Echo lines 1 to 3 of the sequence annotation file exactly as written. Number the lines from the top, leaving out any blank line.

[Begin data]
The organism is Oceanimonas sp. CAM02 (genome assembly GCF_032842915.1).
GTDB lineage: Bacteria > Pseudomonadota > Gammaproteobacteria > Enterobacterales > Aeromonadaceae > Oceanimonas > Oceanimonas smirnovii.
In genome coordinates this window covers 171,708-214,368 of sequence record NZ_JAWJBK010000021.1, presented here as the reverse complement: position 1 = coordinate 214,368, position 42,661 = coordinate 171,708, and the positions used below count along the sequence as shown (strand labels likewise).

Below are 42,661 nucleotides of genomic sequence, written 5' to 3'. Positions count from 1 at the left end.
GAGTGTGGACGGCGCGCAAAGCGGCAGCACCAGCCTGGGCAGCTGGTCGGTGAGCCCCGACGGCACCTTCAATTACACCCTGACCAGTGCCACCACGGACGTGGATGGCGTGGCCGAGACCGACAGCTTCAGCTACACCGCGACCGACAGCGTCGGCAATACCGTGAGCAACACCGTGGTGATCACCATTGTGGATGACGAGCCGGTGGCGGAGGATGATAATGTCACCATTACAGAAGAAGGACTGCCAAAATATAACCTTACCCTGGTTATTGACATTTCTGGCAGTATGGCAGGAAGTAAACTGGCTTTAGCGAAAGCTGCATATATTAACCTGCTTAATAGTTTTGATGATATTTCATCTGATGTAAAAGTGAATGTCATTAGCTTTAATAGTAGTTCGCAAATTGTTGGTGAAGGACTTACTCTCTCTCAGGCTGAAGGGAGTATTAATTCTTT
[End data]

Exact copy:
The organism is Oceanimonas sp. CAM02 (genome assembly GCF_032842915.1).
GTDB lineage: Bacteria > Pseudomonadota > Gammaproteobacteria > Enterobacterales > Aeromonadaceae > Oceanimonas > Oceanimonas smirnovii.
In genome coordinates this window covers 171,708-214,368 of sequence record NZ_JAWJBK010000021.1, presented here as the reverse complement: position 1 = coordinate 214,368, position 42,661 = coordinate 171,708, and the positions used below count along the sequence as shown (strand labels likewise).